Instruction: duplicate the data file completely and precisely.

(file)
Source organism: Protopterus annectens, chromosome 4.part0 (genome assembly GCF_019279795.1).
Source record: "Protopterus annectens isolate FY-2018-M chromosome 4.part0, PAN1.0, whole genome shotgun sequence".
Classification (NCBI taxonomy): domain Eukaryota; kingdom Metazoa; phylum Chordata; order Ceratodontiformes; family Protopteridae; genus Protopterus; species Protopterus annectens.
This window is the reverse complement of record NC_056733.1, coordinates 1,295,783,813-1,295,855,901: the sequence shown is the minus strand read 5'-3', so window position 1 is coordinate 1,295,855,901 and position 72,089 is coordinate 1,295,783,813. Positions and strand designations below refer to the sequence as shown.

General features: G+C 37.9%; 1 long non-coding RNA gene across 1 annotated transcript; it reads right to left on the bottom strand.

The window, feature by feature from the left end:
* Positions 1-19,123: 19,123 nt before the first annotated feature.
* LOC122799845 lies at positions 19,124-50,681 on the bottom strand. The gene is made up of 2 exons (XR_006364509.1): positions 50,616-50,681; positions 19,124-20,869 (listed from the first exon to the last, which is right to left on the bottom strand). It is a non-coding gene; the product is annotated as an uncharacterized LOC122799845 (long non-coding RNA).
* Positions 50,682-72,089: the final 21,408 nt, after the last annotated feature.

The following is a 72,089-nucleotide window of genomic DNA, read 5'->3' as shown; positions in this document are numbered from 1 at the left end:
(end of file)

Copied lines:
Source organism: Protopterus annectens, chromosome 4.part0 (genome assembly GCF_019279795.1).
Source record: "Protopterus annectens isolate FY-2018-M chromosome 4.part0, PAN1.0, whole genome shotgun sequence".
Classification (NCBI taxonomy): domain Eukaryota; kingdom Metazoa; phylum Chordata; order Ceratodontiformes; family Protopteridae; genus Protopterus; species Protopterus annectens.
This window is the reverse complement of record NC_056733.1, coordinates 1,295,783,813-1,295,855,901: the sequence shown is the minus strand read 5'-3', so window position 1 is coordinate 1,295,855,901 and position 72,089 is coordinate 1,295,783,813. Positions and strand designations below refer to the sequence as shown.

General features: G+C 37.9%; 1 long non-coding RNA gene across 1 annotated transcript; it reads right to left on the bottom strand.

The window, feature by feature from the left end:
* Positions 1-19,123: 19,123 nt before the first annotated feature.
* LOC122799845 lies at positions 19,124-50,681 on the bottom strand. The gene is made up of 2 exons (XR_006364509.1): positions 50,616-50,681; positions 19,124-20,869 (listed from the first exon to the last, which is right to left on the bottom strand). It is a non-coding gene; the product is annotated as an uncharacterized LOC122799845 (long non-coding RNA).
* Positions 50,682-72,089: the final 21,408 nt, after the last annotated feature.

The following is a 72,089-nucleotide window of genomic DNA, read 5'->3' as shown; positions in this document are numbered from 1 at the left end: